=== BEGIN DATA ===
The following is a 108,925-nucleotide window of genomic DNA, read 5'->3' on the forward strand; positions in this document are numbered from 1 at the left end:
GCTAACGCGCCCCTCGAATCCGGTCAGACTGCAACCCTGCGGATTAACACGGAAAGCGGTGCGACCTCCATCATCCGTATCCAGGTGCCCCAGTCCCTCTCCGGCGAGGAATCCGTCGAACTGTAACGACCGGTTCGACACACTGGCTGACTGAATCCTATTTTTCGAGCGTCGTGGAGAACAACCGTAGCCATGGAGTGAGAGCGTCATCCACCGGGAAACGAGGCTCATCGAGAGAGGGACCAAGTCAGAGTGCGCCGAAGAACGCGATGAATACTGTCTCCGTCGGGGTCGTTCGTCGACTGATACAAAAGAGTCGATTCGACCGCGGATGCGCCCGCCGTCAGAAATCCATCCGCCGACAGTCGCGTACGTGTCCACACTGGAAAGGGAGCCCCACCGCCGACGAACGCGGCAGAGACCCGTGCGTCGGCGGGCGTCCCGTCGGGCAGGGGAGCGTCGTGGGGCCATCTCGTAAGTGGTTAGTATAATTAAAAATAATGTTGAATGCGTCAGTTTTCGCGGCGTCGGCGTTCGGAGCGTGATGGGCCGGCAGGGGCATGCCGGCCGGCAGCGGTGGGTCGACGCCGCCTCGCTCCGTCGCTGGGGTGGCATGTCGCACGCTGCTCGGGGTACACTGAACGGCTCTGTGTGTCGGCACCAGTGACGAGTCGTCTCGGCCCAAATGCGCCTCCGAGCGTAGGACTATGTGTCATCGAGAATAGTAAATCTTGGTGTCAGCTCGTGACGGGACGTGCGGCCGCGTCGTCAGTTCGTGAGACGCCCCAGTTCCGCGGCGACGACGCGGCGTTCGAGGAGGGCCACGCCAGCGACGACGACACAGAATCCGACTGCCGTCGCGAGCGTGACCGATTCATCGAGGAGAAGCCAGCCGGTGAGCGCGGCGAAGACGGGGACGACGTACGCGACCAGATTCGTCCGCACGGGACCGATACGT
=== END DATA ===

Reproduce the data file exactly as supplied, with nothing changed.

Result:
The following is a 108,925-nucleotide window of genomic DNA, read 5'->3' on the forward strand; positions in this document are numbered from 1 at the left end:
GCTAACGCGCCCCTCGAATCCGGTCAGACTGCAACCCTGCGGATTAACACGGAAAGCGGTGCGACCTCCATCATCCGTATCCAGGTGCCCCAGTCCCTCTCCGGCGAGGAATCCGTCGAACTGTAACGACCGGTTCGACACACTGGCTGACTGAATCCTATTTTTCGAGCGTCGTGGAGAACAACCGTAGCCATGGAGTGAGAGCGTCATCCACCGGGAAACGAGGCTCATCGAGAGAGGGACCAAGTCAGAGTGCGCCGAAGAACGCGATGAATACTGTCTCCGTCGGGGTCGTTCGTCGACTGATACAAAAGAGTCGATTCGACCGCGGATGCGCCCGCCGTCAGAAATCCATCCGCCGACAGTCGCGTACGTGTCCACACTGGAAAGGGAGCCCCACCGCCGACGAACGCGGCAGAGACCCGTGCGTCGGCGGGCGTCCCGTCGGGCAGGGGAGCGTCGTGGGGCCATCTCGTAAGTGGTTAGTATAATTAAAAATAATGTTGAATGCGTCAGTTTTCGCGGCGTCGGCGTTCGGAGCGTGATGGGCCGGCAGGGGCATGCCGGCCGGCAGCGGTGGGTCGACGCCGCCTCGCTCCGTCGCTGGGGTGGCATGTCGCACGCTGCTCGGGGTACACTGAACGGCTCTGTGTGTCGGCACCAGTGACGAGTCGTCTCGGCCCAAATGCGCCTCCGAGCGTAGGACTATGTGTCATCGAGAATAGTAAATCTTGGTGTCAGCTCGTGACGGGACGTGCGGCCGCGTCGTCAGTTCGTGAGACGCCCCAGTTCCGCGGCGACGACGCGGCGTTCGAGGAGGGCCACGCCAGCGACGACGACACAGAATCCGACTGCCGTCGCGAGCGTGACCGATTCATCGAGGAGAAGCCAGCCGGTGAGCGCGGCGAAGACGGGGACGACGTACGCGACCAGATTCGTCCGCACGGGACCGATACGT